When the Vauxhall Cresta E series made its official debut at the London motor show of 1954 they created something of a stir, thanks to their American-style design.

The reaction then was  positively subdued compared to that  which occurred in October 1957 at the very same venue when Vauxhall took the wraps off the  Cresta PA and its sister car the Velox.

Compared to the new models displayed by  Vauxhall's main rivals at the show the PA was a revelation, not only in its dramatic style, but also in the flamboyant color schemes it could ordered with.

Mechanically there was little new,  with the tried and tested 2262cc  6 cylinder engine carried over from the previous E Types although capable of producing slightly more power through changes to the Zenith carburetor giving 83bhp @ 4,400rpm in standard 7.8:1 compression form.  The 3 speed column gear change also remained unchanged.

Greater in length and width from its predecessor by 5 inches and 2 inches, while sitting lower by 4 1/2 inches, the new bodyshell offered generous accommodation for six people and their luggage with the added benefit that headroom remained the same as in the Cresta HE,  thanks to a low floor line which Vauxhall engineers had shaped  partly by sloping the engine/gearbox downwards.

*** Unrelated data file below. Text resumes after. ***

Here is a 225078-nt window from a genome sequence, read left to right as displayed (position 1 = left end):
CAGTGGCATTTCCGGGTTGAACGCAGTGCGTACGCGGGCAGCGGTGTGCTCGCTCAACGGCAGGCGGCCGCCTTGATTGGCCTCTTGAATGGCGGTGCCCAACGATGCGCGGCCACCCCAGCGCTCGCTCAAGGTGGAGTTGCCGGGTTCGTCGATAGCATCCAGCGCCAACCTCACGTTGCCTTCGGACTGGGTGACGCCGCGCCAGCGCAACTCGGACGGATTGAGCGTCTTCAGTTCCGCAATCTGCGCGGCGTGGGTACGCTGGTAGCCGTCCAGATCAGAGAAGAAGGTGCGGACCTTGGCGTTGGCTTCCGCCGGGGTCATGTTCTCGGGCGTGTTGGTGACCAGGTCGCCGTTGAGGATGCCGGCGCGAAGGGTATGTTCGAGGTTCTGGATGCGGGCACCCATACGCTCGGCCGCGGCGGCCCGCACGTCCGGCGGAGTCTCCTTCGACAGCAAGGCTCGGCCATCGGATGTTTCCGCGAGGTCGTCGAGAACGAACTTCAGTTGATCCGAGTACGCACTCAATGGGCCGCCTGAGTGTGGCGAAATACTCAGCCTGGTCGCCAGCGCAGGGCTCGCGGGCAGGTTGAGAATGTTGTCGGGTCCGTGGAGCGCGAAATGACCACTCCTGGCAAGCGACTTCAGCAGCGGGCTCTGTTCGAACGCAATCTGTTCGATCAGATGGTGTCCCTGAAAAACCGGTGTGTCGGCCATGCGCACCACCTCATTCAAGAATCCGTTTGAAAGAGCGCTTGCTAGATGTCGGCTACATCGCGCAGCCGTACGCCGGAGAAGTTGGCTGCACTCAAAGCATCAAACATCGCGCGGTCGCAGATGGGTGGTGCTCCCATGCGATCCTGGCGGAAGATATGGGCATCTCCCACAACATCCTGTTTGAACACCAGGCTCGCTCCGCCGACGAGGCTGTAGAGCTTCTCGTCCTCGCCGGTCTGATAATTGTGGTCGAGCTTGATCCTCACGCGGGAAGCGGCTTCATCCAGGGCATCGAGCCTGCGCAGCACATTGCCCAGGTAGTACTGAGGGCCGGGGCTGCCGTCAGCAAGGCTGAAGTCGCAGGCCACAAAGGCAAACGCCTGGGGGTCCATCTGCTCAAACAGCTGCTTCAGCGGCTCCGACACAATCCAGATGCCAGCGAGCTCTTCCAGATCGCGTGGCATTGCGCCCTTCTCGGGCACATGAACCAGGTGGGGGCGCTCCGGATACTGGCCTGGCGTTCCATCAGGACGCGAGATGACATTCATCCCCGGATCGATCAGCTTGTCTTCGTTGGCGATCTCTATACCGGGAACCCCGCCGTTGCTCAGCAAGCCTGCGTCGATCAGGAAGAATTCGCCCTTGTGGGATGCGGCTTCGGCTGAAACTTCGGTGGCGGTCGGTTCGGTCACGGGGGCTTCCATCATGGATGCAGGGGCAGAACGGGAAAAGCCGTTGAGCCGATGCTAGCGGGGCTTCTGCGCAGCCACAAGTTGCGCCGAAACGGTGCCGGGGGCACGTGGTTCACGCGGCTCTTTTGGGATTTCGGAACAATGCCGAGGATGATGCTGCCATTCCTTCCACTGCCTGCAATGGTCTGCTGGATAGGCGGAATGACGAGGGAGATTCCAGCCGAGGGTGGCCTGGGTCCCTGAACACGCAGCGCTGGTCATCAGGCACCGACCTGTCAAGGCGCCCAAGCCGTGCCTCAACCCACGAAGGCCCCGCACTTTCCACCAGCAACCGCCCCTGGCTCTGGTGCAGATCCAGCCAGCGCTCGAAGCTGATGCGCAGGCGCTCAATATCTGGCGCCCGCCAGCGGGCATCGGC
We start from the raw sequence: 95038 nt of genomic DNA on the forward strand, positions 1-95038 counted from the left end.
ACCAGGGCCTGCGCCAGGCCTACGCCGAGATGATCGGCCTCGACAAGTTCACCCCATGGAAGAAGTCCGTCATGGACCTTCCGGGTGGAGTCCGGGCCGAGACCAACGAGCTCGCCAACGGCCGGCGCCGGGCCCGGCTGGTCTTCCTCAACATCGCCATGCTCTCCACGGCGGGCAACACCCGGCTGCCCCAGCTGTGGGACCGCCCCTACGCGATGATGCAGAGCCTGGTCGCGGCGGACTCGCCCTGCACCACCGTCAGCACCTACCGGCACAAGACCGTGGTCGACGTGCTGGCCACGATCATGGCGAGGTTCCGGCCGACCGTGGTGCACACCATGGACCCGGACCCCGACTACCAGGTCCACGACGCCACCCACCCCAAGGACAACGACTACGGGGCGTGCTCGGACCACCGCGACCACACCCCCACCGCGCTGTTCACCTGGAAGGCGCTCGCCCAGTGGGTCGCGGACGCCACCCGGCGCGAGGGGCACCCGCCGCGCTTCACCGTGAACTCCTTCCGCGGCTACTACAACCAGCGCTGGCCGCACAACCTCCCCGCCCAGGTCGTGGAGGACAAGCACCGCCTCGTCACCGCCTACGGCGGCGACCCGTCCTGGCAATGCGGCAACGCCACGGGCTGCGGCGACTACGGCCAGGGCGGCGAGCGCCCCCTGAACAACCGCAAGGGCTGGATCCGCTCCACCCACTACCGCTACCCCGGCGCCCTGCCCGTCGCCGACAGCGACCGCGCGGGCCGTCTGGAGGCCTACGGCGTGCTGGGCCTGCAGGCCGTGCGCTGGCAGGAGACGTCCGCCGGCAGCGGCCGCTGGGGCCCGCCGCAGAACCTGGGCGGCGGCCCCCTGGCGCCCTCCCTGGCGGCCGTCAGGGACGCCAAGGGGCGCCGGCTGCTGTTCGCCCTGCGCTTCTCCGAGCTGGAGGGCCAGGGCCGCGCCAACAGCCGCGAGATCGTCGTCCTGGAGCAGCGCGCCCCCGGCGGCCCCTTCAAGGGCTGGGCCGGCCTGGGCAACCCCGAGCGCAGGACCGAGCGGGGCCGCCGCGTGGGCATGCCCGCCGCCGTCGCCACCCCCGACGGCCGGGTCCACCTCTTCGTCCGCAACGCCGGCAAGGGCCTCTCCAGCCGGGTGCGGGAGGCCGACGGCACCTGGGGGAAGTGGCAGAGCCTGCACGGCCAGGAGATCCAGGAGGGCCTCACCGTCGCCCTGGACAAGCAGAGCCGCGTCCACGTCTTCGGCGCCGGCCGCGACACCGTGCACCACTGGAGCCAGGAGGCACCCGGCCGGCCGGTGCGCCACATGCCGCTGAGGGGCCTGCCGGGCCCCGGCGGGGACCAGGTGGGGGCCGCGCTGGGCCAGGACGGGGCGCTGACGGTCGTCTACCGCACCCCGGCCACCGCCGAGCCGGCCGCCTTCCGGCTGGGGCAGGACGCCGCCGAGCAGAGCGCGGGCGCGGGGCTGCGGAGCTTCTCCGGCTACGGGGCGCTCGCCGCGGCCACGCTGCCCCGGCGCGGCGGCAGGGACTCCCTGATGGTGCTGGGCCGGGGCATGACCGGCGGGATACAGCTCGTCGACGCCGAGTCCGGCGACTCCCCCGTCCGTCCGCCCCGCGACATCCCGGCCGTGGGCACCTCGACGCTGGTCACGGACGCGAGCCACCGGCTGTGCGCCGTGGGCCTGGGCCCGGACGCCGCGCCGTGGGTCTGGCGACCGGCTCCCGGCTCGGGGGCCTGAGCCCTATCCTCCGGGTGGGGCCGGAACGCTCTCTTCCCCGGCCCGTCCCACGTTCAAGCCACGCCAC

With the wide front doors, the panoramic windscreen intruded rather less than on the Victor, entry to the front compartment was reportedly easier on these new generation of large size Vauxhalls.

In line with its North American image bright metal embellishments were a prominent external feature of the Cresta PA, with the vehicle’s chrome plated grille including extensions at each end housing separate side and direction indicator lights.

Chrome also surrounded the headlights, and a similar strip finished off the front edge of the bonnet top.

A substantial looking bumper at the front was designed in such a manner that it's center section sat lower than its two extremities, providing a dramatic look as well as cleverly avoiding the need for separate over-riders.

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To complete the dramatic overall effect that Vauxhall had created with the Cresta PA , a broad horizontal strip ran from the front of the car just above wheel arch level; narrowing gradually to a point at the rear.

Concave throughout almost its entire length, this strip represented the traditional Vauxhall flutes.

Even such a minor detail to many as the Cresta PA’s  hubcaps were not overlooked with the car  fitted with new anodised aluminium wheel trims with elongated brake cooling slats.

The PA series continued in production for a further year until replaced by the completely re-bodied, and larger, PB series, more than 25 years later, the PA is still regarded by many Vauxhall enthusiasts as the best looking car ever to leave the Luton factory.

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